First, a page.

Joe Randolph is known as a risk taker. He’s also getting to be known for the reward he’s chasing: a new paradigm for reducing costs and improving patient care with new products and services for the healthcare industry.
Randolph has taken up the challenge as the leader of the Innovation Institute LLC in La Palma. The for-profit LLC, a collaborative of healthcare systems across the U.S., opened in January 2013 with Randolph as chief executive.
The institute made big strides in 2015, including:
■drawing two more investors, which put in $10 million each;
■agreements signed by its three industry partners;
■the signing of the first license agreement for a product from the innovation lab’s portfolio;
and the institute’s lab receiving its 300th idea.
Randolph was bursting with innovative ideas while at St. Joseph Health, first as chief financial officer and then as chief operating officer, according to Deborah Proctor, chief executive of the Irvine-based health system.
He also faced the same challenge as other healthcare executives across the country: how to slash costs 15% to 20% in anticipation of the Affordable Care Act taking effect.
Randolph was acutely aware that large healthcare systems and hospitals couldn’t afford to take risks because of their obligation to protect patients. He wanted to somehow bring health systems together in a way that could foster “transformational change,” he said.
Proctor said she agreed that the bureaucracy in existing healthcare companies wasn’t conducive to innovation, so she encouraged Randolph to create an independent venture.
St. Joseph Health was the first investor, providing the seed money to launch the institute. Other investors that shared the vision followed. Maryland-based Bon Secours Health System was next. Children’s Hospital of Orange County in Orange was the third, and last year Louisiana based Franciscan Missionaries of Our Lady Health System signed on. Avera Health System, based in South Dakota, joined the list late last month.
All pitched in the required minimum $10 million investment, except for CHOC, which invested $5 million as a stand-alone children’s hospital.
The institute was authorized to have seven health-system investors, one of them a children’s hospital, according to Randolph.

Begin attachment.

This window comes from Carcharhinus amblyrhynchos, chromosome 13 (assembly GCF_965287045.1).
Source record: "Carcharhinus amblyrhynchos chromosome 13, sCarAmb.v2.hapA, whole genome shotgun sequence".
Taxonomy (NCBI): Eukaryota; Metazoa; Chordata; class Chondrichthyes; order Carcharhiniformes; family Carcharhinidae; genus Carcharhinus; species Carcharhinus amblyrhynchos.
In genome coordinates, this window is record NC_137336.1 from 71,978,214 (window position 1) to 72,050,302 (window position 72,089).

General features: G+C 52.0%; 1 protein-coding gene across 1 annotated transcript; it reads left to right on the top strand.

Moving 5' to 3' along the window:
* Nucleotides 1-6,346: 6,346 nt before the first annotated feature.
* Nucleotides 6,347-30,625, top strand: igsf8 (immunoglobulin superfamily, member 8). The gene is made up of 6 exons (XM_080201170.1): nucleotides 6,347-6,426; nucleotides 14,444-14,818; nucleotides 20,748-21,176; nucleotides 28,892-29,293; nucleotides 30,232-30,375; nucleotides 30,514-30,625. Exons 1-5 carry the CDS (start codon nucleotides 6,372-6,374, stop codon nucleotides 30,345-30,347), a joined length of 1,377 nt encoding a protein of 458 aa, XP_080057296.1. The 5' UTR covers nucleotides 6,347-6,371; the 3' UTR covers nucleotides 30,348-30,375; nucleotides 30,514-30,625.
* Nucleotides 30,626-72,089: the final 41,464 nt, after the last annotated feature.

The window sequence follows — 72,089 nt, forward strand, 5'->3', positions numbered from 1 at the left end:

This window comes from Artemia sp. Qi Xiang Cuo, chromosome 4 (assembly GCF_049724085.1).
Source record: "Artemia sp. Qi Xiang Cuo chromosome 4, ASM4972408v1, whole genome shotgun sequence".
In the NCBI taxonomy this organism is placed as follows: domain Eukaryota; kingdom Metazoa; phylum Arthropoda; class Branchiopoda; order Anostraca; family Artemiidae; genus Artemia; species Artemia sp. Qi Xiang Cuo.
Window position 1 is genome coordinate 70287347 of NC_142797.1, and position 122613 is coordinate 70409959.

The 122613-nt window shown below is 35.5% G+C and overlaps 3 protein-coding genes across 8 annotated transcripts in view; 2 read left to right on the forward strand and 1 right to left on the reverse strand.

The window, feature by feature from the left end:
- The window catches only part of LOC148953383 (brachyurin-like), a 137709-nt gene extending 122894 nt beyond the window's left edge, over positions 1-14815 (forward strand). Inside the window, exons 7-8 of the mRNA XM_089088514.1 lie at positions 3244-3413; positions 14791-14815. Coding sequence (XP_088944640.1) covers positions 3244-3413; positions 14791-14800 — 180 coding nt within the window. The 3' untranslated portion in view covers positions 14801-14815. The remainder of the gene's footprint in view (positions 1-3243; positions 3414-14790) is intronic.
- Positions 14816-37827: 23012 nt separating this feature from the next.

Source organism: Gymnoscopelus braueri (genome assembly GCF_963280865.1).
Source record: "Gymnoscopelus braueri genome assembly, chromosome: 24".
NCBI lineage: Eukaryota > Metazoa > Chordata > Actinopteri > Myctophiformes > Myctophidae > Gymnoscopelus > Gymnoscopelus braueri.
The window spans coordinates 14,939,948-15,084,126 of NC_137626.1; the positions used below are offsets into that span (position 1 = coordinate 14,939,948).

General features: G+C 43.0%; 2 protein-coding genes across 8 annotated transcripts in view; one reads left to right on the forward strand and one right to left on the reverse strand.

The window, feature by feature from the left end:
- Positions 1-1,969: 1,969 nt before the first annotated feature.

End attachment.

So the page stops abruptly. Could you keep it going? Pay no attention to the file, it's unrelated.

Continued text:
The effort includes the Innovation Lab and an “enterprise development group.”
Randolph said he views innovation through the lens of problem solving.
“A lot of organizations look at research or setting up a venture fund to invest in cool tech and bring them back as innovation,” he said. “I define it as finding a problem that you’re dealing with and identifying a solution you can commercialize and replicate.”
Profitable From Start
The institute has made money since early on in its brief history, Randolph said.
The venture, unlike typical incubators that need a lot of time to capitalize on their initial investment, formed a development group to expedite the process. The portfolio of companies that sell services to health systems and hospitals invest their profits in innovation—a unique process, Randolph said.
The portfolio has grown steadily, he said, and was on target to yield $150 million in revenue last year and $15 million in earnings before interest, taxes, depreciation and amortization. The portfolio yielded $130 million in revenue and $10 million in earnings in 2014.
The institute’s three industry partners are Boston Scientific Corp.; Dell Services, a unit of Round Rock, Texas-based Dell Inc.; and Deloitte & Touche LLP, a New-York based consulting firm.
“These are reciprocal relationships where these companies may want to incubate something the institute is working on, or alternatively, the institute can codevelop products with these companies,” Randolph said.
There’s potential with Dell Services, for example, to apply big data to emerging areas, such as genomics, to more specifically control and prevent disease, Randolph said.
The institute hopes to tap Boston Scientific’s expertise in developing medical products and technologies that address a wide range of conditions, including heart, vascular and pulmonary disease.
He said the institute plans to translate Deloitte research and healthcare data into clinical practice.
The first license agreement was reached for a software enhancement called VisuFlow.
Vinh Ton, a St. Joseph Health employee, created the software to make it easier and more intuitive for healthcare staff to document complicated processes by using a collection of stencils, shapes, and templates for use in Microsoft Visio. ■
Excerpt from: www.ocbj.com